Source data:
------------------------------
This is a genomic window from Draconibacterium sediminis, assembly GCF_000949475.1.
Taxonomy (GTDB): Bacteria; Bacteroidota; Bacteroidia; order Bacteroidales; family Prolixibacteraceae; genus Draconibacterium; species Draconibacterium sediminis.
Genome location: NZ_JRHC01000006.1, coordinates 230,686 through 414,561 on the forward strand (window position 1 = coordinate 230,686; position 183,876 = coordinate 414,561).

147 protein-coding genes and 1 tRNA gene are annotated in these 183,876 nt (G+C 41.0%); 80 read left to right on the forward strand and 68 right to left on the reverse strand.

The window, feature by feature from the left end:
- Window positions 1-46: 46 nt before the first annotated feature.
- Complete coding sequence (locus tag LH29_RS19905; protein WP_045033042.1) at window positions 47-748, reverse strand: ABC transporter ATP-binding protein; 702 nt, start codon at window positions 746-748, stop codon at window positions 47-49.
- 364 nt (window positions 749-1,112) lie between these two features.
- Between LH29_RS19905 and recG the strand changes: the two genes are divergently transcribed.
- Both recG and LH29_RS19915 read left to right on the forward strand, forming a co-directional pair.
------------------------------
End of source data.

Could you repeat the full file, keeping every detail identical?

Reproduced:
This is a genomic window from Draconibacterium sediminis, assembly GCF_000949475.1.
Taxonomy (GTDB): Bacteria; Bacteroidota; Bacteroidia; order Bacteroidales; family Prolixibacteraceae; genus Draconibacterium; species Draconibacterium sediminis.
Genome location: NZ_JRHC01000006.1, coordinates 230,686 through 414,561 on the forward strand (window position 1 = coordinate 230,686; position 183,876 = coordinate 414,561).

147 protein-coding genes and 1 tRNA gene are annotated in these 183,876 nt (G+C 41.0%); 80 read left to right on the forward strand and 68 right to left on the reverse strand.

The window, feature by feature from the left end:
- Window positions 1-46: 46 nt before the first annotated feature.
- Complete coding sequence (locus tag LH29_RS19905; protein WP_045033042.1) at window positions 47-748, reverse strand: ABC transporter ATP-binding protein; 702 nt, start codon at window positions 746-748, stop codon at window positions 47-49.
- 364 nt (window positions 749-1,112) lie between these two features.
- Between LH29_RS19905 and recG the strand changes: the two genes are divergently transcribed.
- Both recG and LH29_RS19915 read left to right on the forward strand, forming a co-directional pair.